The trial court relied heavily upon Pingeton v. Erhartic, No.991407, 2001 WL 292992, at *3 (Mass. Super. Ct. Feb 5, 2001), which held that, based upon its lack of control over the local chapter, Alpha Tau Omega Fraternity Inc. did not owe a legal duty to the Plaintiffs. In Pingeton, the undisputed facts showed that ATO national headquarters was located in Indiana, while the chapter at issue was in Worchester, Massachusetts; that ATO national representatives only visit the chapter once or twice per year; ATO national was unaware of the drinking on the date in question; and ATO national did not have any interest in the house where the incident occurred. The Pingeton Court also recognized that ATO had alcohol polices that its local chapters were expected to abide by, but that ATO representatives could not be present at every social event to ensure compliance. Moreover, the Pingeton Court found that ATO could only enforce discipline after a violation of its policies due to its absence from the day to day activities of the chapter. Based upon these factors, the Pingeton Court declined to impose a duty on the national fraternity. Notably, despite the existence of questions of fact as to whether the fraternity or its members provided the alcohol, the Pingeton Court explicitly held that such a fact was immaterial to whether a duty would be imposed on the national fraternity.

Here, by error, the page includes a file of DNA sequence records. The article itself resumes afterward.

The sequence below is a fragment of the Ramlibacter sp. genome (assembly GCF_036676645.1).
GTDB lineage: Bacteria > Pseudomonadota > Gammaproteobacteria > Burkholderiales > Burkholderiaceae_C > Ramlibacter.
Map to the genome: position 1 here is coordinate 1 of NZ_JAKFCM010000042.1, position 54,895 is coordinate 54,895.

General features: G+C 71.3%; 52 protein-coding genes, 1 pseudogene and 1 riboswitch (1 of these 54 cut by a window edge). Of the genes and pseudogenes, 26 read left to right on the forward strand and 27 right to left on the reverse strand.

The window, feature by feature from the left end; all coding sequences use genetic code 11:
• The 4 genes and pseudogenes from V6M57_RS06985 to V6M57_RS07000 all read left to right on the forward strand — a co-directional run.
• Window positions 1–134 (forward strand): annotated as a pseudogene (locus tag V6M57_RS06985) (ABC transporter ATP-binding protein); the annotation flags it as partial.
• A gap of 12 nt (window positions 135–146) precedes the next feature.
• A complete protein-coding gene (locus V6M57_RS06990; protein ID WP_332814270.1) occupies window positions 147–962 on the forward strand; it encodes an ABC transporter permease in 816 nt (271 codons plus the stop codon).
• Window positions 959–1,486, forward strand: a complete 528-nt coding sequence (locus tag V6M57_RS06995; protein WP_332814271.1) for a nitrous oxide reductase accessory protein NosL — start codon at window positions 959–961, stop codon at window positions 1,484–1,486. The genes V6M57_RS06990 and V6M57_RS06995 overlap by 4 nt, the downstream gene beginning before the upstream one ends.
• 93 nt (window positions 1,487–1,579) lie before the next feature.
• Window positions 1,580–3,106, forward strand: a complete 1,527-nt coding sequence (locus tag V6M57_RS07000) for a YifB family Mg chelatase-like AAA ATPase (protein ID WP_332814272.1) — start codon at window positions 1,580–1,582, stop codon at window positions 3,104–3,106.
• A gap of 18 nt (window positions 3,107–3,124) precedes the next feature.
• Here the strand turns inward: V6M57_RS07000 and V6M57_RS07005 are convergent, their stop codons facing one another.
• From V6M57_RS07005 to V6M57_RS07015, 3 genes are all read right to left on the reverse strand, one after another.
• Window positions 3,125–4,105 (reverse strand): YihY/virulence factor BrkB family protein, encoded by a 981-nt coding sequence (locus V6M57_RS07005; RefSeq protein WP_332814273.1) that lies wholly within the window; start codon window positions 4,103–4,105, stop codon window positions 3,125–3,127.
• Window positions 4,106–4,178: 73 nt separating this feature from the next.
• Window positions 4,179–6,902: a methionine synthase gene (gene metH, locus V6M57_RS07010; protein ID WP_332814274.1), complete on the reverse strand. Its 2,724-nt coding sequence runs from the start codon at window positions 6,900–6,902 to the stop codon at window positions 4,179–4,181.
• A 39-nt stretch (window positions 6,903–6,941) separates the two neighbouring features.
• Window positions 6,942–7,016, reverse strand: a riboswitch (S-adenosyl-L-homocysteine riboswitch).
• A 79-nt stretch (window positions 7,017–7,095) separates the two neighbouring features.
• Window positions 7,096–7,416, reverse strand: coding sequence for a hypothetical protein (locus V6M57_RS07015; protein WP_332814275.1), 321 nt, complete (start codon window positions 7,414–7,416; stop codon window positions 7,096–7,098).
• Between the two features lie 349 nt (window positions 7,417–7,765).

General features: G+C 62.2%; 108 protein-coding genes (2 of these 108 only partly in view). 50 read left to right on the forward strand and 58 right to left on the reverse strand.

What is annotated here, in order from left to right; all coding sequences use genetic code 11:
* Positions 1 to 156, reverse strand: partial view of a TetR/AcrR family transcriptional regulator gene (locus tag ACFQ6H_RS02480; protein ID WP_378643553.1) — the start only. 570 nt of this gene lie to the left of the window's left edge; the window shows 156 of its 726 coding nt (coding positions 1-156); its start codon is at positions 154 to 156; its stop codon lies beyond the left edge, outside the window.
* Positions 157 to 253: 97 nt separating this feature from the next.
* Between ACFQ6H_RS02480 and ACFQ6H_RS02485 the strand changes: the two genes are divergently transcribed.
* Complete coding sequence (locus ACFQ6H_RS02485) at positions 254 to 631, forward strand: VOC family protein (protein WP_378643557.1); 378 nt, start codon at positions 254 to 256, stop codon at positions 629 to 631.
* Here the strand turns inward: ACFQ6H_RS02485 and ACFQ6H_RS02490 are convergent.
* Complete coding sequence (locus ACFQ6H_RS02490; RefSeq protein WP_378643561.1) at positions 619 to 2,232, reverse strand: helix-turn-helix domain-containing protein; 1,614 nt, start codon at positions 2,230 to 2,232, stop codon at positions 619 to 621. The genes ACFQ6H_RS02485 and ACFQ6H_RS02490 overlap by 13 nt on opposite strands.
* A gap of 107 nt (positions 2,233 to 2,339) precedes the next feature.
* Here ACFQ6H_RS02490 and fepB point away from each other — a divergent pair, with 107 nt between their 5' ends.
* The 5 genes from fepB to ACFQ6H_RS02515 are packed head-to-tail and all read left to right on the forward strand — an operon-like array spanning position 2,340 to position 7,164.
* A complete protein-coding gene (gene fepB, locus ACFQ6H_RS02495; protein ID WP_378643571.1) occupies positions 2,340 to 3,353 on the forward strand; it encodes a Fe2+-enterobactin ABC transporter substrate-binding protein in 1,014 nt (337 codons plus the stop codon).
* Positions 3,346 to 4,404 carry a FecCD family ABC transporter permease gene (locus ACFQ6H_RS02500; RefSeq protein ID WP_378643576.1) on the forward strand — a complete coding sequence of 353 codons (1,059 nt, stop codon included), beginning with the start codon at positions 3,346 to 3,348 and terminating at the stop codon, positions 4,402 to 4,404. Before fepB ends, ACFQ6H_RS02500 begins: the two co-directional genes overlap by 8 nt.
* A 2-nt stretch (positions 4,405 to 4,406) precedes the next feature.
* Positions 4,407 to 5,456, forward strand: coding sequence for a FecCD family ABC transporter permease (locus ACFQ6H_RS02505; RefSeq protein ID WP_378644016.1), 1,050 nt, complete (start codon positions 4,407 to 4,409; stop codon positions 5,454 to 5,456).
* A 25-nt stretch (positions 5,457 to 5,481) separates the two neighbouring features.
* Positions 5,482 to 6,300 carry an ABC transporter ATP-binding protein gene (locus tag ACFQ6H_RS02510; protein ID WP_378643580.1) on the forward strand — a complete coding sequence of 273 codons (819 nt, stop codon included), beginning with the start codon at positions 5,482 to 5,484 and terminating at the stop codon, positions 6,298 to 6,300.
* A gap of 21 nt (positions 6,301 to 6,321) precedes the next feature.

For the same reasons as the Pingeton Court, the court in the Mann case and others are finding that national organizations do not owe a duty of care to third parties. Due to their lack of day to day control and supervision, national fraternal organizations do not have a special relationship with local chapters or members that would create such a duty. See e.g. Shaheen v. Yonts, 394 Fed. App’x 224 (6th Cir. Aug. 31, 2010)(no duty based upon no ability to control and public policy analysis); Grand Aerie Fraternal Order of Eagles v. Carneyhan et al, 169 S.W.3d 840 (Ky. 2005)(no duty based upon no ability to control and excessive burden such duty would create); Walker v. Phi Beta Sigma, 706 So.2d 525 (La. Ct. App. 1997)(no duty owed based upon no ability to control); and Alumni Assoc. v. Sullivan, 572 A.2d 1209 (Pa. 1990)(no duty based upon no ability to monitor or control).
The key factor in all of the cases ruling in favor of a national fraternal organization is the lack of day to day control and supervision by the national organization over the operation and activities of its local chapters and members. Courts have recognized that the national fraternal organizations adopt bylaws and policies which they expect their chapters and members to abide. However, as long as the national fraternity is at such a distance and without staff so as to prohibit daily supervision and allow for discipline only after a violation, courts have declined to hold the national fraternal organization liable. The role of a national fraternal organization should be predominately passive in its supervision and involvement in the daily activities of local chapters. This will allow the national organization to continue its principles as a fraternal organization founded to encourage friendship, brotherhood, education and service to the community, and to not become a paternal organization required to exercise daily supervision and control over its local chapters and members.